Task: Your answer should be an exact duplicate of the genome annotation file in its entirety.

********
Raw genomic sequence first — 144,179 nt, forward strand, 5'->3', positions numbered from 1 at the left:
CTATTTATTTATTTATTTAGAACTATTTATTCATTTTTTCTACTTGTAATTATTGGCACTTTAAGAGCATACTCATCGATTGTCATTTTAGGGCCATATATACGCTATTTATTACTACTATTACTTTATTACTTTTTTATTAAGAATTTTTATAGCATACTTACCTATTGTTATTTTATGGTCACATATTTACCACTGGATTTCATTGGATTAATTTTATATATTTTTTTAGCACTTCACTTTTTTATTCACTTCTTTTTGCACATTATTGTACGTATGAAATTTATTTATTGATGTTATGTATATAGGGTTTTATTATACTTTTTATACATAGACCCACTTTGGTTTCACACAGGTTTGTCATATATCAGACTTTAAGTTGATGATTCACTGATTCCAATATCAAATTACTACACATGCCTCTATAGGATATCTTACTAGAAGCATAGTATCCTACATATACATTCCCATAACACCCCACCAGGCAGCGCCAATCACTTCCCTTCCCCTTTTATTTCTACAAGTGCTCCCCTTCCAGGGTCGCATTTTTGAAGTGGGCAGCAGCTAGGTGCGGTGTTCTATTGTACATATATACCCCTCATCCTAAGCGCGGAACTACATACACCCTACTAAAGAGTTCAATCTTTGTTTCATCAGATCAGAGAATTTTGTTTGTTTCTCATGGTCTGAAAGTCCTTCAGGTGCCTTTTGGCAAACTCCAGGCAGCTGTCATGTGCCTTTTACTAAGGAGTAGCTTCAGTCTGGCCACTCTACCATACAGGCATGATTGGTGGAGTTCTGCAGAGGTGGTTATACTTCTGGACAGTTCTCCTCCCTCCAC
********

Raw genomic sequence first — 144,179 nt, forward strand, 5'->3', positions numbered from 1 at the left:
CTATTTATTTATTTATTTAGAACTATTTATTCATTTTTTCTACTTGTAATTATTGGCACTTTAAGAGCATACTCATCGATTGTCATTTTAGGGCCATATATACGCTATTTATTACTACTATTACTTTATTACTTTTTTATTAAGAATTTTTATAGCATACTTACCTATTGTTATTTTATGGTCACATATTTACCACTGGATTTCATTGGATTAATTTTATATATTTTTTTAGCACTTCACTTTTTTATTCACTTCTTTTTGCACATTATTGTACGTATGAAATTTATTTATTGATGTTATGTATATAGGGTTTTATTATACTTTTTATACATAGACCCACTTTGGTTTCACACAGGTTTGTCATATATCAGACTTTAAGTTGATGATTCACTGATTCCAATATCAAATTACTACACATGCCTCTATAGGATATCTTACTAGAAGCATAGTATCCTACATATACATTCCCATAACACCCCACCAGGCAGCGCCAATCACTTCCCTTCCCCTTTTATTTCTACAAGTGCTCCCCTTCCAGGGTCGCATTTTTGAAGTGGGCAGCAGCTAGGTGCGGTGTTCTATTGTACATATATACCCCTCATCCTAAGCGCGGAACTACATACACCCTACTAAAGAGTTCAATCTTTGTTTCATCAGATCAGAGAATTTTGTTTGTTTCTCATGGTCTGAAAGTCCTTCAGGTGCCTTTTGGCAAACTCCAGGCAGCTGTCATGTGCCTTTTACTAAGGAGTAGCTTCAGTCTGGCCACTCTACCATACAGGCATGATTGGTGGAGTTCTGCAGAGGTGGTTATACTTCTGGACAGTTCTCCTCCCTCCAC